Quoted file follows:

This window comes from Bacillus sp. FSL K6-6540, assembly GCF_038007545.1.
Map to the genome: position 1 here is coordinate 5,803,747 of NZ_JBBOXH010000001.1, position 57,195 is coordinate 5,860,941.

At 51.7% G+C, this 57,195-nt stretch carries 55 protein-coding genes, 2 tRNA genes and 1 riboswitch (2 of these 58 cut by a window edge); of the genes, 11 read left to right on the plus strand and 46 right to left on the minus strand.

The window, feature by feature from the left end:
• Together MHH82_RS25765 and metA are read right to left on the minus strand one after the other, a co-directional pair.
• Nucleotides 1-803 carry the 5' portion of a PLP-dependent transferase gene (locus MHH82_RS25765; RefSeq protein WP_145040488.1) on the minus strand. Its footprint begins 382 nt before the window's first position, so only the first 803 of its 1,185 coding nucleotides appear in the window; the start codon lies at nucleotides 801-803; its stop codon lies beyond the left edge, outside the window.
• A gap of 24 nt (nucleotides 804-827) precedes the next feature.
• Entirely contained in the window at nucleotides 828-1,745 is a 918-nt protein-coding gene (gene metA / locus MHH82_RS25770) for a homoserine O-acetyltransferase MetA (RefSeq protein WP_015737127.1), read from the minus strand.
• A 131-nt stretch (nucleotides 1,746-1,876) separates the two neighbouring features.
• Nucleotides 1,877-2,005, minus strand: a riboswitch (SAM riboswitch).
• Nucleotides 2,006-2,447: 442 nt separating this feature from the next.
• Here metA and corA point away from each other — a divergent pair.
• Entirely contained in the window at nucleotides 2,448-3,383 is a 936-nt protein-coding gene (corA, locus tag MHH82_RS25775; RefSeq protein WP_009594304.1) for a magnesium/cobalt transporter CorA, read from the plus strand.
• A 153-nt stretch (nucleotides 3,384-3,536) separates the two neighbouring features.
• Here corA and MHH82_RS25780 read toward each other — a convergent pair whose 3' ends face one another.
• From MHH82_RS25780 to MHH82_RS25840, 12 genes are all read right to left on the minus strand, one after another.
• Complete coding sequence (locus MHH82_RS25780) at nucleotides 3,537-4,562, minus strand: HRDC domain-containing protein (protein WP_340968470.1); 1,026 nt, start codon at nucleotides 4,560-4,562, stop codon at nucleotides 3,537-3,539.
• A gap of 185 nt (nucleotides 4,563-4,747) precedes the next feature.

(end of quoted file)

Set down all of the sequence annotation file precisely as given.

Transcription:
This window comes from Bacillus sp. FSL K6-6540, assembly GCF_038007545.1.
Map to the genome: position 1 here is coordinate 5,803,747 of NZ_JBBOXH010000001.1, position 57,195 is coordinate 5,860,941.

At 51.7% G+C, this 57,195-nt stretch carries 55 protein-coding genes, 2 tRNA genes and 1 riboswitch (2 of these 58 cut by a window edge); of the genes, 11 read left to right on the plus strand and 46 right to left on the minus strand.

The window, feature by feature from the left end:
• Together MHH82_RS25765 and metA are read right to left on the minus strand one after the other, a co-directional pair.
• Nucleotides 1-803 carry the 5' portion of a PLP-dependent transferase gene (locus MHH82_RS25765; RefSeq protein WP_145040488.1) on the minus strand. Its footprint begins 382 nt before the window's first position, so only the first 803 of its 1,185 coding nucleotides appear in the window; the start codon lies at nucleotides 801-803; its stop codon lies beyond the left edge, outside the window.
• A gap of 24 nt (nucleotides 804-827) precedes the next feature.
• Entirely contained in the window at nucleotides 828-1,745 is a 918-nt protein-coding gene (gene metA / locus MHH82_RS25770) for a homoserine O-acetyltransferase MetA (RefSeq protein WP_015737127.1), read from the minus strand.
• A 131-nt stretch (nucleotides 1,746-1,876) separates the two neighbouring features.
• Nucleotides 1,877-2,005, minus strand: a riboswitch (SAM riboswitch).
• Nucleotides 2,006-2,447: 442 nt separating this feature from the next.
• Here metA and corA point away from each other — a divergent pair.
• Entirely contained in the window at nucleotides 2,448-3,383 is a 936-nt protein-coding gene (corA, locus tag MHH82_RS25775; RefSeq protein WP_009594304.1) for a magnesium/cobalt transporter CorA, read from the plus strand.
• A 153-nt stretch (nucleotides 3,384-3,536) separates the two neighbouring features.
• Here corA and MHH82_RS25780 read toward each other — a convergent pair whose 3' ends face one another.
• From MHH82_RS25780 to MHH82_RS25840, 12 genes are all read right to left on the minus strand, one after another.
• Complete coding sequence (locus MHH82_RS25780) at nucleotides 3,537-4,562, minus strand: HRDC domain-containing protein (protein WP_340968470.1); 1,026 nt, start codon at nucleotides 4,560-4,562, stop codon at nucleotides 3,537-3,539.
• A gap of 185 nt (nucleotides 4,563-4,747) precedes the next feature.